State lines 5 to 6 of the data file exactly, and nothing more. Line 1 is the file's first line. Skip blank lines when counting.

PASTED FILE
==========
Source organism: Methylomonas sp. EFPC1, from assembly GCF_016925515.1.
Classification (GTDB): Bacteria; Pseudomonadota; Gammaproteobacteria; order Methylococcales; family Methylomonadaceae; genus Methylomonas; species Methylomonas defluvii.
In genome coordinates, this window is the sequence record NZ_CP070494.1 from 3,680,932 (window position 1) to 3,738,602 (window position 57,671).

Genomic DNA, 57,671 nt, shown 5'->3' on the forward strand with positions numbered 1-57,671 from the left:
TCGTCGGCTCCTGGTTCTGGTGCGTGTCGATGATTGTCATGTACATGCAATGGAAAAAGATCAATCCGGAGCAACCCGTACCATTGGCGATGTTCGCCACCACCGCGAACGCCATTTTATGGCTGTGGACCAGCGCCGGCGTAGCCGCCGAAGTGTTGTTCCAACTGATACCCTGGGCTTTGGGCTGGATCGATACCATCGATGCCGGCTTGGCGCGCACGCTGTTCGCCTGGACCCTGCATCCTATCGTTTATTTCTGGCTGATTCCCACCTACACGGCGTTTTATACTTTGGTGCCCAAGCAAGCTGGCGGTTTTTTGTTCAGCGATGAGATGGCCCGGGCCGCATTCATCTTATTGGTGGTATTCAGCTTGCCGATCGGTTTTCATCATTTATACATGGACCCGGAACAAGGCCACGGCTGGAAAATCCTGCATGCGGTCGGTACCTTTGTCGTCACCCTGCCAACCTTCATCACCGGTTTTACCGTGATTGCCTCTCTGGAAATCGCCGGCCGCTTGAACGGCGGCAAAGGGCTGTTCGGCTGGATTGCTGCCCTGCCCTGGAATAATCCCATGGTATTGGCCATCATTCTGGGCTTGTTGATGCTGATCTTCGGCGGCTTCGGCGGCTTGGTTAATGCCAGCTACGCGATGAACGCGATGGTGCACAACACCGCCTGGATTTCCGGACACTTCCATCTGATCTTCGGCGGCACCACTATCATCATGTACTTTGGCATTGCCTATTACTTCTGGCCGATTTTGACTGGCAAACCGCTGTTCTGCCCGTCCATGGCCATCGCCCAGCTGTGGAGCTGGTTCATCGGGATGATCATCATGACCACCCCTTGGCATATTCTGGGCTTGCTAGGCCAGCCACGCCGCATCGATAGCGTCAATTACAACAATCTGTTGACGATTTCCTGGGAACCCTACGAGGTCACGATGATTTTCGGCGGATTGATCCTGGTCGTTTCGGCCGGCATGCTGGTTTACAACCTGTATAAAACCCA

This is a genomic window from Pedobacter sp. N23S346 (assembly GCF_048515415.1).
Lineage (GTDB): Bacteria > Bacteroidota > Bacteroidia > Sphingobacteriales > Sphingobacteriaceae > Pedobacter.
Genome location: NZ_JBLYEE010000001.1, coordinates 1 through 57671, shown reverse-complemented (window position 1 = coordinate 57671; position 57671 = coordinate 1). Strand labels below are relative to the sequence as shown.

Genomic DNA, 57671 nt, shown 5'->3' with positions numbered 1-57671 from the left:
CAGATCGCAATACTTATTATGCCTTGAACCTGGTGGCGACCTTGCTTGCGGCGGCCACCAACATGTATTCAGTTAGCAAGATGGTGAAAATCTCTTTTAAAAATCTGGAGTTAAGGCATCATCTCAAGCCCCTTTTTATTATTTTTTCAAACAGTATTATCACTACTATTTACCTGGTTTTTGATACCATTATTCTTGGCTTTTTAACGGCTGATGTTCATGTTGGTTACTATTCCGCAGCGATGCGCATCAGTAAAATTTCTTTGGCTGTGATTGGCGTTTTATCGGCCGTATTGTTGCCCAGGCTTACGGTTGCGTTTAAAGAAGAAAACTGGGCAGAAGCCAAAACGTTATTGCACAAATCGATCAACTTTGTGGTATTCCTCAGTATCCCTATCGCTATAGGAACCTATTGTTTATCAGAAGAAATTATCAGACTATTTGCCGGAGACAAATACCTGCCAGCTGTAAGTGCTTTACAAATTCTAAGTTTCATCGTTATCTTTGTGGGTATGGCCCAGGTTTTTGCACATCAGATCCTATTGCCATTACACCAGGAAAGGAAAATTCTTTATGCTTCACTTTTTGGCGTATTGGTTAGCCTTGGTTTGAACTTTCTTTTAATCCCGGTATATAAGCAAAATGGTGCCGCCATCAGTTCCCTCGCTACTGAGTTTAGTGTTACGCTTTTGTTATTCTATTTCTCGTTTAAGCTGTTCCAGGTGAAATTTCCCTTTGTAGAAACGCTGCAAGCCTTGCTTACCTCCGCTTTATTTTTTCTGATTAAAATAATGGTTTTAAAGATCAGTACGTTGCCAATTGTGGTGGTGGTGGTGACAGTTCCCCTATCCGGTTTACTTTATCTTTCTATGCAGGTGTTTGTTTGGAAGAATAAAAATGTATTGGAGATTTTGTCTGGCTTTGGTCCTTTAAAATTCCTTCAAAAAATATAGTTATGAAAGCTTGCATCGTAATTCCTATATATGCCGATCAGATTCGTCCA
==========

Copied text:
TCGTCGGCTCCTGGTTCTGGTGCGTGTCGATGATTGTCATGTACATGCAATGGAAAAAGATCAATCCGGAGCAACCCGTACCATTGGCGATGTTCGCCACCACCGCGAACGCCATTTTATGGCTGTGGACCAGCGCCGGCGTAGCCGCCGAAGTGTTGTTCCAACTGATACCCTGGGCTTTGGGCTGGATCGATACCATCGATGCCGGCTTGGCGCGCACGCTGTTCGCCTGGACCCTGCATCCTATCGTTTATTTCTGGCTGATTCCCACCTACACGGCGTTTTATACTTTGGTGCCCAAGCAAGCTGGCGGTTTTTTGTTCAGCGATGAGATGGCCCGGGCCGCATTCATCTTATTGGTGGTATTCAGCTTGCCGATCGGTTTTCATCATTTATACATGGACCCGGAACAAGGCCACGGCTGGAAAATCCTGCATGCGGTCGGTACCTTTGTCGTCACCCTGCCAACCTTCATCACCGGTTTTACCGTGATTGCCTCTCTGGAAATCGCCGGCCGCTTGAACGGCGGCAAAGGGCTGTTCGGCTGGATTGCTGCCCTGCCCTGGAATAATCCCATGGTATTGGCCATCATTCTGGGCTTGTTGATGCTGATCTTCGGCGGCTTCGGCGGCTTGGTTAATGCCAGCTACGCGATGAACGCGATGGTGCACAACACCGCCTGGATTTCCGGACACTTCCATCTGATCTTCGGCGGCACCACTATCATCATGTACTTTGGCATTGCCTATTACTTCTGGCCGATTTTGACTGGCAAACCGCTGTTCTGCCCGTCCATGGCCATCGCCCAGCTGTGGAGCTGGTTCATCGGGATGATCATCATGACCACCCCTTGGCATATTCTGGGCTTGCTAGGCCAGCCACGCCGCATCGATAGCGTCAATTACAACAATCTGTTGACGATTTCCTGGGAACCCTACGAGGTCACGATGATTTTCGGCGGATTGATCCTGGTCGTTTCGGCCGGCATGCTGGTTTACAACCTGTATAAAACCCA

This is a genomic window from Pedobacter sp. N23S346 (assembly GCF_048515415.1).